Showing posts with label last will and testament. Show all posts
Showing posts with label last will and testament. Show all posts

Wednesday 12 April 2023

How do you make provision for your cat on your death?

This is actually quite straightforward. See a lawyer!! I've added some details below.

Status of the domestic cat

The first point to recognise is that under the law of Western (developed) countries and perhaps all others the domestic cat is like any other object possessed by a person. Therefore, you cannot give a gift in a will to a domestic cat because they are the kind of 'object' that you gift to a beneficiary! 

Domestic cats don't have the legal capacity to be a beneficiary. Therefore, if you want to give some money in your will to a cat you've got to give it through a person who then spends that money on the cat.

How do you make provision for your cat on your death?
How do you make provision for your cat on your death? Image in public domain.


And that person will usually be the executor of your will. The executor is the person who causing all your assets on your passing, sells them to liquidate them and then distribute the money. They act as trustees of your estate.

Or it might be another beneficiary. You make arrangements with the person to look after your cat on your death. You trust them. That is the ideal. You could do this outside of your will. What I mean is the detail can be arranged outside of the will in a conversation or a letter. In the will you might refer to your cat going to the selected person.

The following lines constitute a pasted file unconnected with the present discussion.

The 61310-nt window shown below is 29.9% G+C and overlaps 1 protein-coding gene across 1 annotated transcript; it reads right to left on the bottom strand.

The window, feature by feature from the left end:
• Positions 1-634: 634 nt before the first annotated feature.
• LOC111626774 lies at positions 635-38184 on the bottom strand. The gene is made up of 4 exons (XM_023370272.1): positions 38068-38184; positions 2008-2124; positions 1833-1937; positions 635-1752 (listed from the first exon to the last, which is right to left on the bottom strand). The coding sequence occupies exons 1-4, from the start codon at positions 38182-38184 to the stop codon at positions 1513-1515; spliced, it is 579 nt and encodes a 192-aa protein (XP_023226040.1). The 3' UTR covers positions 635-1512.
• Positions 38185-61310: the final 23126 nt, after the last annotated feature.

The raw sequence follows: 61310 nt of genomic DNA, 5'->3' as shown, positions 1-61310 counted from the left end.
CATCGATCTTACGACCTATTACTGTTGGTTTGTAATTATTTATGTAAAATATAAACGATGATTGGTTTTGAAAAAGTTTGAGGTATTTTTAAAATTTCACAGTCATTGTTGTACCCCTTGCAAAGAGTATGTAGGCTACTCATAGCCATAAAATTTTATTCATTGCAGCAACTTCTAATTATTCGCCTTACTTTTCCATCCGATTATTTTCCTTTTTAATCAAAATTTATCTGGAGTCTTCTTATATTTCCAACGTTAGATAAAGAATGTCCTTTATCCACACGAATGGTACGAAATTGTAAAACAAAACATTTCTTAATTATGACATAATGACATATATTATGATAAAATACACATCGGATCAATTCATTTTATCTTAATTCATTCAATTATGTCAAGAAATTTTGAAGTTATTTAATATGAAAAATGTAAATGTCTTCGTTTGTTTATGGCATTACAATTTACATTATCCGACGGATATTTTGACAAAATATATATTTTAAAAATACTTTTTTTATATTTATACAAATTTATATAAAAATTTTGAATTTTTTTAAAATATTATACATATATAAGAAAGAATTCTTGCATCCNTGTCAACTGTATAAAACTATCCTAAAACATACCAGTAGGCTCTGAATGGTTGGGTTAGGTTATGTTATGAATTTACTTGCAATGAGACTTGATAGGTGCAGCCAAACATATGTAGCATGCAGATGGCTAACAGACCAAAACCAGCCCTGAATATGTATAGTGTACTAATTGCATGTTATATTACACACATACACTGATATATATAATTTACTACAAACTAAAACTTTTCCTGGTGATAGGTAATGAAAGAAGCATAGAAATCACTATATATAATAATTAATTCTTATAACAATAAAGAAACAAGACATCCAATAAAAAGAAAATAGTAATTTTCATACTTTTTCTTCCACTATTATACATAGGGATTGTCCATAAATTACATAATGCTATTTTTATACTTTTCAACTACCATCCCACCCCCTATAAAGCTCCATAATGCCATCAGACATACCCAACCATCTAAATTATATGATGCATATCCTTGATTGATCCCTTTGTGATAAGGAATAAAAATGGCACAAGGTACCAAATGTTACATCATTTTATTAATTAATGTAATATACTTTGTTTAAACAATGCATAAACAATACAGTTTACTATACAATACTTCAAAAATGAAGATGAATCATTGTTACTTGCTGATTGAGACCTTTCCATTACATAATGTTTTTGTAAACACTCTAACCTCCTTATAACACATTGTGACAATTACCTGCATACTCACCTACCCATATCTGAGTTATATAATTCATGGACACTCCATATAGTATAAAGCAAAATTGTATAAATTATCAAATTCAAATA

But the key factor here is that you must trust the person to look after your cat as you would after you passed. If you don't have that advantage then you might consider setting up a trust. These are called pet trusts. This can be drafted into the will or it might be in a separate document. You'll need a lawyer to do this.

Under such a trust, the trustee will receive the money which can be used to care for your cat. The cat might be living with somebody else and that person will receive these funds in communication with the trustee or trustees.

The objective here is to take access to the money away from the cat's caregiver who is looking after your cat and give that responsibility to the trustees who under the law must act like trustees. They could be sued if it came to that if they pocketed the money.

Reducing the risk of misbehaviour

The advantage here is that if there are two trustees and the third party is the person looking after the cat, there's much less chance of misbehaviour because there are checks and balances between these three people.

If you give all the power and responsibility to look after your cat including spending your money to a single person there is a greater likelihood that that person will misbehave. If you share that responsibility between three people the chances are that it will be a success because if one person wants to misbehave and spend the money on a holiday the other trustee should stop them. That is the way it works but clearly it doesn't always work like that! People will be people.


I have to believe that it is unusual for a person to set up a pet trust for their cat or dog. Normally this will be when a lot of money is involved. The cat's owner might be rich and they have a particular fondness for their cat and it is very important for them that their cat is well looked after on their passing. It will be exceptional.

Normally a cat owner will simply make arrangements informally or in a letter and indeed in the will for a person they know well to be the beneficiary of their cat with instructions to look after him or her.

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